I’ve lived in Encinitas for 15 years now and am still fascinated by my ability to plant a vegetable garden in November and reap its bounty into March and April. This year with our ample rain, my broccoli, cauliflower and Brussels sprouts are completely going off to the point where I’ve had to get very creative with recipes to avoid veggie burnout.I don’t have a farm by any stretch of the imagination; I call it the side 40, as in 40 feet by 10 feet. That’s my self-humoring reference to what real farmers refer to as the back 40. It’s just enough space to put in a nice variety in the winter and summer. At one point a few years ago I gave artichokes a try and had a bumper crop.
After that I was shooting my mouth off to whoever would listen about my newfound status as an artichoke farmer. That all ended abruptly the next year when my artichoke plants started disappearing, one after the other. My first, somewhat paranoid reaction was that someone was stealing my beloved artichokes as there were no tracks, they were simply gone. It got to the point where I was about to put up “wanted, artichoke thief on the loose” signs on area telephone poles.
That’s when a friend who knows these things informed me that it was not artichoke thieves, but gophers that had been sucking my plants down with no trace of foul play. Keep in mind, I’ve grown just about everything over the years, and never had any trouble with gophers. It turns out they have a taste for the artichoke root, which they refer to as tubers.
While I commend them for their good taste, it was a maddening experience and left me feeling like a complete idiot for not realizing what was going on sooner. I was told the only solution was digging a 2- to 3-feet hole before planting and lining the area with chicken wire, and then that was not a guarantee that the choke-loving gophers would not chew through that. I officially resigned as an artichoke farmer and have since stuck with the less glamorous but still delicious winter crops.
With that I thought I’d share some of my favorite ways to prepare cauliflower and Brussels sprouts. The crazy thing is, I did not touch any of these veggies growing up. Maybe it was the preparation, or my unrefined palate, but unless they were forced upon me, I had nothing to do with them.
One of my favorite ways to cook cauliflower is to make “mock mashed potatoes” out of it. Start with a medium size head; 1 tablespoon cream cheese, softened; 1/4 cup grated Parmesan; 1/2 teaspoon minced garlic; 1/8 teaspoon straight chicken base or bullion (may substitute 1/2 teaspoon salt);?1/8 teaspoon freshly ground black pepper; 1/2 teaspoon chopped fresh or dry chives, for garnish; and 3 tablespoons unsalted butter.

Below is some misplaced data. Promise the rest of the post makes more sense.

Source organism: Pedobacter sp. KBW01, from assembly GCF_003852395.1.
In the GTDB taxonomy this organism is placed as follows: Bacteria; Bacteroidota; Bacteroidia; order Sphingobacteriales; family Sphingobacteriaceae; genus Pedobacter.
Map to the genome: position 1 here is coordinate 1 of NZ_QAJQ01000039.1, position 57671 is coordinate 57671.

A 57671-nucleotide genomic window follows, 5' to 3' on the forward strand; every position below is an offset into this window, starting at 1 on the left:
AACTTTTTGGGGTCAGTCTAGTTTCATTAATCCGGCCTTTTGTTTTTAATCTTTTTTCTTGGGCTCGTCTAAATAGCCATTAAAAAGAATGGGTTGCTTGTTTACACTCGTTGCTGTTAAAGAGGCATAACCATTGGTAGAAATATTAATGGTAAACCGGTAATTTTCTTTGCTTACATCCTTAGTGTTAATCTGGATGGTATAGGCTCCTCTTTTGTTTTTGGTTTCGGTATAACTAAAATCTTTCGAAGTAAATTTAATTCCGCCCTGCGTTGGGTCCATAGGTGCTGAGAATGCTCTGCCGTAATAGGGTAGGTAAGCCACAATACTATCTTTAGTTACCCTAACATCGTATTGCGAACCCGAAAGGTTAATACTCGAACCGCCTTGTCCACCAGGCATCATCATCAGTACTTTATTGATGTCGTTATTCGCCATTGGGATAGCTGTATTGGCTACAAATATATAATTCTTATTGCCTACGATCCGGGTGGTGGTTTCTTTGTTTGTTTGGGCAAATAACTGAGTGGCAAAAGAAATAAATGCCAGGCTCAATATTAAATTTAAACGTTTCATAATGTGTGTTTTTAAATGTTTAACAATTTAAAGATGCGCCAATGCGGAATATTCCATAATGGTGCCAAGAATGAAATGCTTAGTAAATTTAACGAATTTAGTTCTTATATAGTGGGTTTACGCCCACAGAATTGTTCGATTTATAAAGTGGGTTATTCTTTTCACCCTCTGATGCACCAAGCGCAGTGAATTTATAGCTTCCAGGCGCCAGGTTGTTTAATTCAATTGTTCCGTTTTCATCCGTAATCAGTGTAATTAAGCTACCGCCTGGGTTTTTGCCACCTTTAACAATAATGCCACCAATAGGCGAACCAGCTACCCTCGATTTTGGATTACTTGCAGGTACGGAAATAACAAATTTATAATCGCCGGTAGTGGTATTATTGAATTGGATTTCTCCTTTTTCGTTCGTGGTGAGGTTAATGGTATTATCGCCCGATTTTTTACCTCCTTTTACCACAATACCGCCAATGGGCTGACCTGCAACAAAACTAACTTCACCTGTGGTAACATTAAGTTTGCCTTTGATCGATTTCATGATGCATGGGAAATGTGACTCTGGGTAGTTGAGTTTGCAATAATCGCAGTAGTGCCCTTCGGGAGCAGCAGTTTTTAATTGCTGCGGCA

Set a stockpot of water to boil over high heat then clean and cut cauliflower into small pieces. Cook in boiling water for about six minutes, or until well done. Drain well; do not let cool and pat cooked cauliflower very dry between several layers of paper towels. In a bowl with an immersion blender, or in a food processor, puree the hot cauliflower with the cream cheese, Parmesan, garlic, chicken base, and pepper until almost smooth. Garnish with chives, and serve hot with pats of butter. This makes about four servings and it’s a delicious, healthy alternative to mashed potatoes.
Even though I am a bit tired of seeing Brussels sprouts on every other menu, they are a joy to watch grow and even more fun to pick and cook. I love giving a whole stalk as a gift, as they are so cool looking. I’ve figured out a way to cook them that wins converts of even the most finicky eaters. Start with 1 pound Brussels sprouts, half a stick of butter, 1 pound of apple wood bacon, cut into small chunks. Trim Brussels sprouts and halve lengthwise. In a 10-inch heavy skillet (preferably well-seasoned cast iron) melt 1 tablespoon butter with oil over moderate heat to low and arrange sprouts in skillet, cut sides down, in one layer. After about 5 minutes add the bacon and sauté, stirring frequently until bacon is crisp and the sprouts are tender but not mushy. If you want to get fancy, add some pine nuts towards the end.
If you have questions on either of these recipes or would like to know more ways to prepare these veggies, feel free to contact me at firstname.lastname@example.org.